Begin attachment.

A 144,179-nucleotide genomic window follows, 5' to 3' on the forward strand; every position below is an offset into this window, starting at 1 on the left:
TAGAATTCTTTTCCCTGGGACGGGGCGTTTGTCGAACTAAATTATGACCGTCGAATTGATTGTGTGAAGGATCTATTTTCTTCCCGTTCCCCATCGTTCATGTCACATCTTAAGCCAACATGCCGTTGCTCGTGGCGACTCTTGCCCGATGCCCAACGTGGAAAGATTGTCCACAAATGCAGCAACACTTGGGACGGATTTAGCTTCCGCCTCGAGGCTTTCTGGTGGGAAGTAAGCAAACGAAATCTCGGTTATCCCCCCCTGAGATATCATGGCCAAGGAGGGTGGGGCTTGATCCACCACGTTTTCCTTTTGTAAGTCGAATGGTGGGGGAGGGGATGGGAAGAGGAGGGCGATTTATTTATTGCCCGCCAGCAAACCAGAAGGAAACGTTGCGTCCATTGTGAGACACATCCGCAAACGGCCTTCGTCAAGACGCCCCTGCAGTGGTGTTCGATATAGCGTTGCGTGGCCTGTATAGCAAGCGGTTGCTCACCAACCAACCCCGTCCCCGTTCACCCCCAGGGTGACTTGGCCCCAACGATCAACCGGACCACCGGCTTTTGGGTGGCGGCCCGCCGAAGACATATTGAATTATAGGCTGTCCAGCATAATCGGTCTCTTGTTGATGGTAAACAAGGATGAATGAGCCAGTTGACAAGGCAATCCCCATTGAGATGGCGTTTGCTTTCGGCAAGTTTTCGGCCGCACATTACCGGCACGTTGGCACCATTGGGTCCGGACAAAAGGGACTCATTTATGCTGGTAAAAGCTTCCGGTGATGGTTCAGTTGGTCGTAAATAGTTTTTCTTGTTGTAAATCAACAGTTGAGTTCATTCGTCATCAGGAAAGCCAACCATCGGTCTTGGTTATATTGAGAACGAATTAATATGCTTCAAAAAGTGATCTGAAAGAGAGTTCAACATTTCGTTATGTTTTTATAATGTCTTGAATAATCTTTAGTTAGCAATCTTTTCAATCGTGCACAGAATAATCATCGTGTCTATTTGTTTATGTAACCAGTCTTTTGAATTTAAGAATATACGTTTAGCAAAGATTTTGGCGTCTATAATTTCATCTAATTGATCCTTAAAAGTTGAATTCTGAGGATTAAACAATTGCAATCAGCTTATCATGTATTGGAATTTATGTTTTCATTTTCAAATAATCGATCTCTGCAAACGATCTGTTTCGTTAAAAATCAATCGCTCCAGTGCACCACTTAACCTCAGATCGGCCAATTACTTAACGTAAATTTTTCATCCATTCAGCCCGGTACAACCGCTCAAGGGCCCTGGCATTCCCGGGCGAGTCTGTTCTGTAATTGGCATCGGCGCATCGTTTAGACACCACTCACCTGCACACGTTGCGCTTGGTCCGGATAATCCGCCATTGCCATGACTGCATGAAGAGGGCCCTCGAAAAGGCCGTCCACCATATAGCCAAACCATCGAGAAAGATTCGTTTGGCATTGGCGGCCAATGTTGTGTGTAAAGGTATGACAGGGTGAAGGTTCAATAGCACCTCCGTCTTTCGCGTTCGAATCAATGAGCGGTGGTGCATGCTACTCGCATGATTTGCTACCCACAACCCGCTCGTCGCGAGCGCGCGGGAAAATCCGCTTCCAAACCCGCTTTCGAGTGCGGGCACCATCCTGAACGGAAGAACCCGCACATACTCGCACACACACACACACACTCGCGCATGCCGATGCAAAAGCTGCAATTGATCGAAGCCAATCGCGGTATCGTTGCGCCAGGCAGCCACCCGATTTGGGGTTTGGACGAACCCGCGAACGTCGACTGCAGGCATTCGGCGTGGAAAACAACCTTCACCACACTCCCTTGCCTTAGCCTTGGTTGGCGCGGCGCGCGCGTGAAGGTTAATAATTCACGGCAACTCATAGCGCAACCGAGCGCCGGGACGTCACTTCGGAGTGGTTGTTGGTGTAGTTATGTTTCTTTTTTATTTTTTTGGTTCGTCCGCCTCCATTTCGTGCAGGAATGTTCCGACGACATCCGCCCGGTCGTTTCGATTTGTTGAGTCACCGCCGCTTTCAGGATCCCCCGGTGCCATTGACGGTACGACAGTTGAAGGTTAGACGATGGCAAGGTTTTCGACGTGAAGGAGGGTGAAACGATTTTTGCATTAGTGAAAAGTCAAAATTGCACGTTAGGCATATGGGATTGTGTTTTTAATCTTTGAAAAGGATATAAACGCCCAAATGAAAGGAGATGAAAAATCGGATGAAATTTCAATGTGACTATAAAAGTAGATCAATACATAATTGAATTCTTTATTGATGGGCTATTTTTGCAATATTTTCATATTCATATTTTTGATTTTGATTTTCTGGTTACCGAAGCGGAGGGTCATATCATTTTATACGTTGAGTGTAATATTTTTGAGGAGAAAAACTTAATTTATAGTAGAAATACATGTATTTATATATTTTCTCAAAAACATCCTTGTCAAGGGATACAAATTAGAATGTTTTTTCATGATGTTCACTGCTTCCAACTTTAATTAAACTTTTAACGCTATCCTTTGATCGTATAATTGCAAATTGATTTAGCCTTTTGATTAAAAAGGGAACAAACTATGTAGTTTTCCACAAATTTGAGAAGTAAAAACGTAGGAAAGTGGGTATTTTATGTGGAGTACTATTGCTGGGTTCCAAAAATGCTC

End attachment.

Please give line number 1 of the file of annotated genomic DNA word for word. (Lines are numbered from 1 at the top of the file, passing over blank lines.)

A 144,179-nucleotide genomic window follows, 5' to 3' on the forward strand; every position below is an offset into this window, starting at 1 on the left: